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Latest Research

  • Article |

    In a study of Google News, Fischer et al. show that, unless users explicitly search for local terms, national outlets dominate, directing attention away from local news. This divide exacerbates existing news inequalities detrimental to civic health.

    • Sean Fischer
    • , Kokil Jaidka
    •  & Yphtach Lelkes
  • Article |

    Using a cultural evolutionary model, this paper proposes that organizations producing goods and services—both ancient craft guilds and modern firms—evolved because they facilitate the accumulation of culture. Ethnographic data support the predictions.

    • Francisco Brahm
    •  & Joaquin Poblete
  • Article |

    In examining the impacts of the plain packaging tobacco law in Australia, Sun and colleagues uncover unintended negative consequences. In response to the policy, smokers switched from expensive to cheap cigarettes, and as smoking became less costly, they consumed more cigarettes.

    • David Underwood
    • , Sizhong Sun
    •  & Riccardo A. M. H. M. Welters
  • Article |

    Do human confidence judgments follow Bayesian principles? Using a task in which confidence is not reported on a scale but used to inform decisions, Lisi et al. find that behaviour is better explained by discrete confidence levels than Bayesian probability.

    • Matteo Lisi
    • , Gianluigi Mongillo
    • , Georgia Milne
    • , Tessa Dekker
    •  & Andrei Gorea
  • Article |

    Cheyette and Piantadosi present a model of numerosity perception and find that core properties of number processing can be derived as optimal information processing with memory limits.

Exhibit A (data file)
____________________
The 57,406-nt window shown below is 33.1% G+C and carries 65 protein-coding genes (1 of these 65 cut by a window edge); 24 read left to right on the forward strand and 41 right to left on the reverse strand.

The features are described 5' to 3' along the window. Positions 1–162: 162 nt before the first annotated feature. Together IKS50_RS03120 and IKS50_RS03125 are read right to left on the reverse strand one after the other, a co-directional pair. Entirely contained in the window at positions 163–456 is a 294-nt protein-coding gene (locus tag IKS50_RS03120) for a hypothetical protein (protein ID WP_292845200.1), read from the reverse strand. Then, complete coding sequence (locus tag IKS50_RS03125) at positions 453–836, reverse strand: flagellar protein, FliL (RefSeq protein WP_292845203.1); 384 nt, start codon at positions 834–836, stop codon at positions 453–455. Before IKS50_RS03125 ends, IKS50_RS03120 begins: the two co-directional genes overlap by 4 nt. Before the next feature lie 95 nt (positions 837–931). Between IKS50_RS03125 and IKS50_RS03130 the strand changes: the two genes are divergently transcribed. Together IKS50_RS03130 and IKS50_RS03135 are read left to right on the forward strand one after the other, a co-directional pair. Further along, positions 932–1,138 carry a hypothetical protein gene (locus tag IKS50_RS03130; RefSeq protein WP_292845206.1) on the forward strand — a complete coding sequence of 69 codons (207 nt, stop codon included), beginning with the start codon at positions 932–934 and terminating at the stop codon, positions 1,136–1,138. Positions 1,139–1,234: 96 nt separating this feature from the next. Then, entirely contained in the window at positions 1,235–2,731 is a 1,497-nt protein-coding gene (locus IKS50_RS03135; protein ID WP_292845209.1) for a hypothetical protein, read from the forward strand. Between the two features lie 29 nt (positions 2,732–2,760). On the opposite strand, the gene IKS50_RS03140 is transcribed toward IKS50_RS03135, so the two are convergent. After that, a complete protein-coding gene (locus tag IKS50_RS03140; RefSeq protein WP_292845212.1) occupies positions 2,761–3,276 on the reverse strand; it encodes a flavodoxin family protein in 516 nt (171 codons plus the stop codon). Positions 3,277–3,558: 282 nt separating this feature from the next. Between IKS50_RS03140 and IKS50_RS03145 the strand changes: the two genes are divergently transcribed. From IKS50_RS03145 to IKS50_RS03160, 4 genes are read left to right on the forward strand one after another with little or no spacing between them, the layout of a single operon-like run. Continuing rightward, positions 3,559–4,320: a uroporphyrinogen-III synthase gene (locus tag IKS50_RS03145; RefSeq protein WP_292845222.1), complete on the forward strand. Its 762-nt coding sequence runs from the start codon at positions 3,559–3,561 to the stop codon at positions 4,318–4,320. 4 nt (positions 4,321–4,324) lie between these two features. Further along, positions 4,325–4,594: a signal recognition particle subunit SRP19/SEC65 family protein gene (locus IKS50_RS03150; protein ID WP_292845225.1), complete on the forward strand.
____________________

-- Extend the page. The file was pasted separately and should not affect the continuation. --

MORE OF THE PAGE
• Samuel J. Cheyette
    •  & Steven T. Piantadosi

News & Comment

  • News & Views |

    Probabilistic mixture models have contributed significantly to advancements in visual working memory research in recent decades. In a new paper, Schurgin and colleagues revisit the basic assumptions of mixture models and suggest that we cannot understand memory without first considering perception.

    • Blaire Dube
    •  & Julie D. Golomb
  • Comment |

    Twitter announced on 18 June 2019 that it would remove the precise geotagging feature in tweets. In addition to protecting the location privacy of users, this change also affects human behaviour studies based on geotagged tweets. We discuss the potential impact of Twitter’s decision and how researchers can respond to this change.

    • Yingjie Hu
    •  & Ruo-Qian Wang
  • Correspondence |

    The world is waiting for a vaccine against SARS-CoV-2. In anticipation of successful trial results, preparations are being made for an unprecedented effort to achieve universal coverage and protection. But the interim measures to mitigate COVID-19 have brought their own severe and negative aftershocks. Global lockdowns and closures of schools and protective services have shone light on the vulnerability of children. Challenges of parenting under the strain of the epidemic are near-universal, and most harsh parenting is not malicious, but triggered by stress, poverty and mental health distress. In the extreme, the situation of fragile families affected by violence and neglect has worsened1, abusers have had increased impunity and victims have been cut off from supportive teachers, social workers and friends. The looming economic fallout and uncertainty is adding yet more pressure onto such family settings, with lifetime and intergenerational consequences for the children affected. But there is a cost-effective and scalable response.

    • Benjamin Perks
    •  & Lucie D. Cluver
  • Comment |

    The impact of pandemics is magnified by the coexistence of two contradicting reactions to rare dire risks: panic and the ‘it won’t happen to me’ effect that hastens spread of the disease. We review research that clarifies the conditions that trigger the two biases, and we highlight the potential of gentle rule enforcement policies that can address these problematic conditions.